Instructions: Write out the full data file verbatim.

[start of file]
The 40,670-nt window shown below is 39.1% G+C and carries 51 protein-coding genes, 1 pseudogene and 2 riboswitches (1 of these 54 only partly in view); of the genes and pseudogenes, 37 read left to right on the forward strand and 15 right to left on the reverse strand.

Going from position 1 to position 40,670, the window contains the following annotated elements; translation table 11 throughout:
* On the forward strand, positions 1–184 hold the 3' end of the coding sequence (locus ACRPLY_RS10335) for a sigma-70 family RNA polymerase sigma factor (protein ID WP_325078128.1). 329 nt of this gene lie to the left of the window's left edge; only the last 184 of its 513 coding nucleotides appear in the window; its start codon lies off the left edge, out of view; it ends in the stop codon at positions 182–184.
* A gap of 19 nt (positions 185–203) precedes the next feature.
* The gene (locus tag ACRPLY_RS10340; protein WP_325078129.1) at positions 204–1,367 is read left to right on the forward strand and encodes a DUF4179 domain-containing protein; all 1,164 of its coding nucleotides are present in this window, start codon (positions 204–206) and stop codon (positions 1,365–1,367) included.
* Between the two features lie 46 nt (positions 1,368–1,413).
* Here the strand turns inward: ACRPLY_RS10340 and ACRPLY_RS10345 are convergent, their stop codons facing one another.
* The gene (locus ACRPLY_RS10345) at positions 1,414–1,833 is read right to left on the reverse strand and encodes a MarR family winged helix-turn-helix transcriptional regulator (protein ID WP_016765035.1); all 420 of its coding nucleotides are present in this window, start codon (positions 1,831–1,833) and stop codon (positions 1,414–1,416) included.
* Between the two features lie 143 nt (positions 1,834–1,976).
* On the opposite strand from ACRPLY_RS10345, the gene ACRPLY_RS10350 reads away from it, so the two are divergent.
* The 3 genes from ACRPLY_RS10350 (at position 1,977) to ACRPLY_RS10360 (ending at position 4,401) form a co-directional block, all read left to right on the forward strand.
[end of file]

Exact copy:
The 40,670-nt window shown below is 39.1% G+C and carries 51 protein-coding genes, 1 pseudogene and 2 riboswitches (1 of these 54 only partly in view); of the genes and pseudogenes, 37 read left to right on the forward strand and 15 right to left on the reverse strand.

Going from position 1 to position 40,670, the window contains the following annotated elements; translation table 11 throughout:
* On the forward strand, positions 1–184 hold the 3' end of the coding sequence (locus ACRPLY_RS10335) for a sigma-70 family RNA polymerase sigma factor (protein ID WP_325078128.1). 329 nt of this gene lie to the left of the window's left edge; only the last 184 of its 513 coding nucleotides appear in the window; its start codon lies off the left edge, out of view; it ends in the stop codon at positions 182–184.
* A gap of 19 nt (positions 185–203) precedes the next feature.
* The gene (locus tag ACRPLY_RS10340; protein WP_325078129.1) at positions 204–1,367 is read left to right on the forward strand and encodes a DUF4179 domain-containing protein; all 1,164 of its coding nucleotides are present in this window, start codon (positions 204–206) and stop codon (positions 1,365–1,367) included.
* Between the two features lie 46 nt (positions 1,368–1,413).
* Here the strand turns inward: ACRPLY_RS10340 and ACRPLY_RS10345 are convergent, their stop codons facing one another.
* The gene (locus ACRPLY_RS10345) at positions 1,414–1,833 is read right to left on the reverse strand and encodes a MarR family winged helix-turn-helix transcriptional regulator (protein ID WP_016765035.1); all 420 of its coding nucleotides are present in this window, start codon (positions 1,831–1,833) and stop codon (positions 1,414–1,416) included.
* Between the two features lie 143 nt (positions 1,834–1,976).
* On the opposite strand from ACRPLY_RS10345, the gene ACRPLY_RS10350 reads away from it, so the two are divergent.
* The 3 genes from ACRPLY_RS10350 (at position 1,977) to ACRPLY_RS10360 (ending at position 4,401) form a co-directional block, all read left to right on the forward strand.